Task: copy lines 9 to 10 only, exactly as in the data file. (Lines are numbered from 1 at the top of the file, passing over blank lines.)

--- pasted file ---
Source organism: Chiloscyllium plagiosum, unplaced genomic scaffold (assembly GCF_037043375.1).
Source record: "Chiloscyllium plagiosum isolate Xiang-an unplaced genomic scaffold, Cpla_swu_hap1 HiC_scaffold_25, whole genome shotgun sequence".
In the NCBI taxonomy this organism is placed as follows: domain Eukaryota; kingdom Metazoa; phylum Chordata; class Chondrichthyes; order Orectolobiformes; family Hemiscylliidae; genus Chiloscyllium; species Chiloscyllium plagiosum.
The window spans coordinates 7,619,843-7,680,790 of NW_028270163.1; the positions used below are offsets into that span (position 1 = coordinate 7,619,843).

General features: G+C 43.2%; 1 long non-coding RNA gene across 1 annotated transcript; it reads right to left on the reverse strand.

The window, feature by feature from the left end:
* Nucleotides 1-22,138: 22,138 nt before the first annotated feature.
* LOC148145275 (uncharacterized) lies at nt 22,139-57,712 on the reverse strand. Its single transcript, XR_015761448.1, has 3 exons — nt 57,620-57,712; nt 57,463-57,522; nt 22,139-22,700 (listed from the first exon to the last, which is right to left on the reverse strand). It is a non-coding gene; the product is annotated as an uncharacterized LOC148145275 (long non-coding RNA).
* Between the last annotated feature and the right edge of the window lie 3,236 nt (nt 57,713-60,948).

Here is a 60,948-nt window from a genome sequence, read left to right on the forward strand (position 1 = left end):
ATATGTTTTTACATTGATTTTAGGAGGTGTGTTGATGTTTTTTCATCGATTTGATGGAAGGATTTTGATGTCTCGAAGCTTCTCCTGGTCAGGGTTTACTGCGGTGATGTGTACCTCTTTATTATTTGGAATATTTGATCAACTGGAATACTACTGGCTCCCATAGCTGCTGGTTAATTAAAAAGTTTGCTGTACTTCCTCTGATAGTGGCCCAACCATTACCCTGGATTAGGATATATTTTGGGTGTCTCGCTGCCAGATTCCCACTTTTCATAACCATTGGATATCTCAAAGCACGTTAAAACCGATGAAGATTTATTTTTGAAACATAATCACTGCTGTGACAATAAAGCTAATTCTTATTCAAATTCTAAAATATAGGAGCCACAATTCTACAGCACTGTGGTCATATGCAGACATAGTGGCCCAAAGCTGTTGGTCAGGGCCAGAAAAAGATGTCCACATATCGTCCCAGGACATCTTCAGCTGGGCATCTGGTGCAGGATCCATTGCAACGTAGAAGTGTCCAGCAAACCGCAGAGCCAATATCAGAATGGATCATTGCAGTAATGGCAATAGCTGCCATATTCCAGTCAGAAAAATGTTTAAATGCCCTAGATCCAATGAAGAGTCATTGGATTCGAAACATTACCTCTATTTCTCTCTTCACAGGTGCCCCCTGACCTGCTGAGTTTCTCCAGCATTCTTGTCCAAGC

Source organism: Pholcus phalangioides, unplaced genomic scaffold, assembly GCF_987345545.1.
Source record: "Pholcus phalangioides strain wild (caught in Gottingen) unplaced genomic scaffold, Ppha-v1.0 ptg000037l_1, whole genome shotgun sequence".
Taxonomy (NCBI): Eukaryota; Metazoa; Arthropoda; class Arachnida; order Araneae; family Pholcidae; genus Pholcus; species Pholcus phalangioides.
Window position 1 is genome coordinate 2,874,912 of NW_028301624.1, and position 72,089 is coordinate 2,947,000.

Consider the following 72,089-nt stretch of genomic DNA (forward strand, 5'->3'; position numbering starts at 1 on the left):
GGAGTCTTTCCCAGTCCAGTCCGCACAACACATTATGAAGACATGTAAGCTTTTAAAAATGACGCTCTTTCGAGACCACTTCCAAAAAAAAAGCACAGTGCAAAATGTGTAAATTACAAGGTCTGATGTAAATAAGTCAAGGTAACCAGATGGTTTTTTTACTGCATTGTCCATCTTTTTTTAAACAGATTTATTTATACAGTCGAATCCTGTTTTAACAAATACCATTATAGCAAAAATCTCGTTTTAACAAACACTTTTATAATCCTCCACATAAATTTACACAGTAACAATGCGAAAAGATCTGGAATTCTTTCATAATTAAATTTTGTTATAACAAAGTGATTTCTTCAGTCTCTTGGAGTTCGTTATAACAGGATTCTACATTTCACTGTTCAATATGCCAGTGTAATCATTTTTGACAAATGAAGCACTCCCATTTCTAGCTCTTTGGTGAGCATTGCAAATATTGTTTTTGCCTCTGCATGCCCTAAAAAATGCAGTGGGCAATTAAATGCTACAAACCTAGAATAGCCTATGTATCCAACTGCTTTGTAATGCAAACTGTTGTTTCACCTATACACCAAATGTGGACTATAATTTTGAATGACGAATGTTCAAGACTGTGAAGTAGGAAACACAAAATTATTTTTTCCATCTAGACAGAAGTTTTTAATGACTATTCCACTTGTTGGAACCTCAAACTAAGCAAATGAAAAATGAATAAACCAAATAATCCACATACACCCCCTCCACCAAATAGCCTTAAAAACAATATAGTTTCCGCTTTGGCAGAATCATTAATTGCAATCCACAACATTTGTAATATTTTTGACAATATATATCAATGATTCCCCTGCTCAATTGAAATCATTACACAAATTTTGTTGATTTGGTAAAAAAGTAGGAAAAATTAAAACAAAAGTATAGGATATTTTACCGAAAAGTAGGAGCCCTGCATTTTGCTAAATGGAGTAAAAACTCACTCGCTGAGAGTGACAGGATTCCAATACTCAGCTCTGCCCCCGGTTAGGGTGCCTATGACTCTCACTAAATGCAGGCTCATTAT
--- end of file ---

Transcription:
* Between the last annotated feature and the right edge of the window lie 3,236 nt (nt 57,713-60,948).

Here is a 60,948-nt window from a genome sequence, read left to right on the forward strand (position 1 = left end):